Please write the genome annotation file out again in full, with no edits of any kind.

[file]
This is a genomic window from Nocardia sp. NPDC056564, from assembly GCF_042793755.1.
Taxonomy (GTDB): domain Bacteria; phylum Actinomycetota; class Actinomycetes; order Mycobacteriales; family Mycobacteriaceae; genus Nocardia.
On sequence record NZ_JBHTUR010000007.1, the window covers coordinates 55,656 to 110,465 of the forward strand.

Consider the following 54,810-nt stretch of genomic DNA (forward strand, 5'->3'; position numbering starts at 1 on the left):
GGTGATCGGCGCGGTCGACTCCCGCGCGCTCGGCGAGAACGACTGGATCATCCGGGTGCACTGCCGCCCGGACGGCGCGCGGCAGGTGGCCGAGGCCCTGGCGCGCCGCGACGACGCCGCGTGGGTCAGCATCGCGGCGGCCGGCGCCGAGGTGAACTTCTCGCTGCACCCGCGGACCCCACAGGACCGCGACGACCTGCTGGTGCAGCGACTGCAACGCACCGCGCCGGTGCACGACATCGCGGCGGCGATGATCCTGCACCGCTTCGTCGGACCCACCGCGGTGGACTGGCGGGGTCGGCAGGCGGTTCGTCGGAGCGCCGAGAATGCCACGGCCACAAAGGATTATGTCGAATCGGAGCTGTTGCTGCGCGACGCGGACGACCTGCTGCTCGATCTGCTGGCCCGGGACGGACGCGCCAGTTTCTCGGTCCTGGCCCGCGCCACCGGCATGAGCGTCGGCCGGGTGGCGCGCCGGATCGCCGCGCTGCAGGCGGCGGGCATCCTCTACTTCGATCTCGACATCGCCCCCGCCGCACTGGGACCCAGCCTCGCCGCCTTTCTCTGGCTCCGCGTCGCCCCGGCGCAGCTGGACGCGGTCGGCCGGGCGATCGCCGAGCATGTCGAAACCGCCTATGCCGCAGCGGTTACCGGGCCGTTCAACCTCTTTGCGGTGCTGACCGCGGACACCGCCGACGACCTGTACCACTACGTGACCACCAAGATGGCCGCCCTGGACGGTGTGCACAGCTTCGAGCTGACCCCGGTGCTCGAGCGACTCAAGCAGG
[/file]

This is a genomic window from Nocardia sp. NPDC056564, from assembly GCF_042793755.1.
Taxonomy (GTDB): domain Bacteria; phylum Actinomycetota; class Actinomycetes; order Mycobacteriales; family Mycobacteriaceae; genus Nocardia.
On sequence record NZ_JBHTUR010000007.1, the window covers coordinates 55,656 to 110,465 of the forward strand.

Consider the following 54,810-nt stretch of genomic DNA (forward strand, 5'->3'; position numbering starts at 1 on the left):
GGTGATCGGCGCGGTCGACTCCCGCGCGCTCGGCGAGAACGACTGGATCATCCGGGTGCACTGCCGCCCGGACGGCGCGCGGCAGGTGGCCGAGGCCCTGGCGCGCCGCGACGACGCCGCGTGGGTCAGCATCGCGGCGGCCGGCGCCGAGGTGAACTTCTCGCTGCACCCGCGGACCCCACAGGACCGCGACGACCTGCTGGTGCAGCGACTGCAACGCACCGCGCCGGTGCACGACATCGCGGCGGCGATGATCCTGCACCGCTTCGTCGGACCCACCGCGGTGGACTGGCGGGGTCGGCAGGCGGTTCGTCGGAGCGCCGAGAATGCCACGGCCACAAAGGATTATGTCGAATCGGAGCTGTTGCTGCGCGACGCGGACGACCTGCTGCTCGATCTGCTGGCCCGGGACGGACGCGCCAGTTTCTCGGTCCTGGCCCGCGCCACCGGCATGAGCGTCGGCCGGGTGGCGCGCCGGATCGCCGCGCTGCAGGCGGCGGGCATCCTCTACTTCGATCTCGACATCGCCCCCGCCGCACTGGGACCCAGCCTCGCCGCCTTTCTCTGGCTCCGCGTCGCCCCGGCGCAGCTGGACGCGGTCGGCCGGGCGATCGCCGAGCATGTCGAAACCGCCTATGCCGCAGCGGTTACCGGGCCGTTCAACCTCTTTGCGGTGCTGACCGCGGACACCGCCGACGACCTGTACCACTACGTGACCACCAAGATGGCCGCCCTGGACGGTGTGCACAGCTTCGAGCTGACCCCGGTGCTCGAGCGACTCAAGCAGG